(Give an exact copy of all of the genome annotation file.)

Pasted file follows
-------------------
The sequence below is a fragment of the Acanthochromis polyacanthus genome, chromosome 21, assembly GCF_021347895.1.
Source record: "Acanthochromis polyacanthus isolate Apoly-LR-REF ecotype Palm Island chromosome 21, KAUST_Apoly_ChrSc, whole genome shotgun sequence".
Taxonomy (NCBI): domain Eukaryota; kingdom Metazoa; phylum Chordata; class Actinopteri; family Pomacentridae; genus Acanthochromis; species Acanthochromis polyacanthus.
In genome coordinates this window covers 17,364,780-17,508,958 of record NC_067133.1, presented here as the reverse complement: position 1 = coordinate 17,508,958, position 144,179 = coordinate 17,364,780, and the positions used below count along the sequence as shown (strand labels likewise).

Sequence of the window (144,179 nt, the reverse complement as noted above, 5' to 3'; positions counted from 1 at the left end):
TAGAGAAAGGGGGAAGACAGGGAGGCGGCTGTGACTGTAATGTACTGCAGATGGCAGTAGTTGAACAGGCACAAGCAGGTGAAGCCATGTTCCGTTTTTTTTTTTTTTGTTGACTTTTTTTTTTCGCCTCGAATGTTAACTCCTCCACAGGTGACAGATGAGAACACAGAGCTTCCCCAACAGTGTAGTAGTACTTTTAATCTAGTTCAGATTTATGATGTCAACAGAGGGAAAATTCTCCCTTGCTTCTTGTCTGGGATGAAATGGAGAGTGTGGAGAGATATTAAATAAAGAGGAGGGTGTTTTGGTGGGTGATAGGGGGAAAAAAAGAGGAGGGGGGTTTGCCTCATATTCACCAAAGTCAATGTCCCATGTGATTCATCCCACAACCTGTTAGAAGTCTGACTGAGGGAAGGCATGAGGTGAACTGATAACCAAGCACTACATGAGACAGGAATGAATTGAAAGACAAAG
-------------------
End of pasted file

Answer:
The sequence below is a fragment of the Acanthochromis polyacanthus genome, chromosome 21, assembly GCF_021347895.1.
Source record: "Acanthochromis polyacanthus isolate Apoly-LR-REF ecotype Palm Island chromosome 21, KAUST_Apoly_ChrSc, whole genome shotgun sequence".
Taxonomy (NCBI): domain Eukaryota; kingdom Metazoa; phylum Chordata; class Actinopteri; family Pomacentridae; genus Acanthochromis; species Acanthochromis polyacanthus.
In genome coordinates this window covers 17,364,780-17,508,958 of record NC_067133.1, presented here as the reverse complement: position 1 = coordinate 17,508,958, position 144,179 = coordinate 17,364,780, and the positions used below count along the sequence as shown (strand labels likewise).

Sequence of the window (144,179 nt, the reverse complement as noted above, 5' to 3'; positions counted from 1 at the left end):
TAGAGAAAGGGGGAAGACAGGGAGGCGGCTGTGACTGTAATGTACTGCAGATGGCAGTAGTTGAACAGGCACAAGCAGGTGAAGCCATGTTCCGTTTTTTTTTTTTTTGTTGACTTTTTTTTTTCGCCTCGAATGTTAACTCCTCCACAGGTGACAGATGAGAACACAGAGCTTCCCCAACAGTGTAGTAGTACTTTTAATCTAGTTCAGATTTATGATGTCAACAGAGGGAAAATTCTCCCTTGCTTCTTGTCTGGGATGAAATGGAGAGTGTGGAGAGATATTAAATAAAGAGGAGGGTGTTTTGGTGGGTGATAGGGGGAAAAAAAGAGGAGGGGGGTTTGCCTCATATTCACCAAAGTCAATGTCCCATGTGATTCATCCCACAACCTGTTAGAAGTCTGACTGAGGGAAGGCATGAGGTGAACTGATAACCAAGCACTACATGAGACAGGAATGAATTGAAAGACAAAG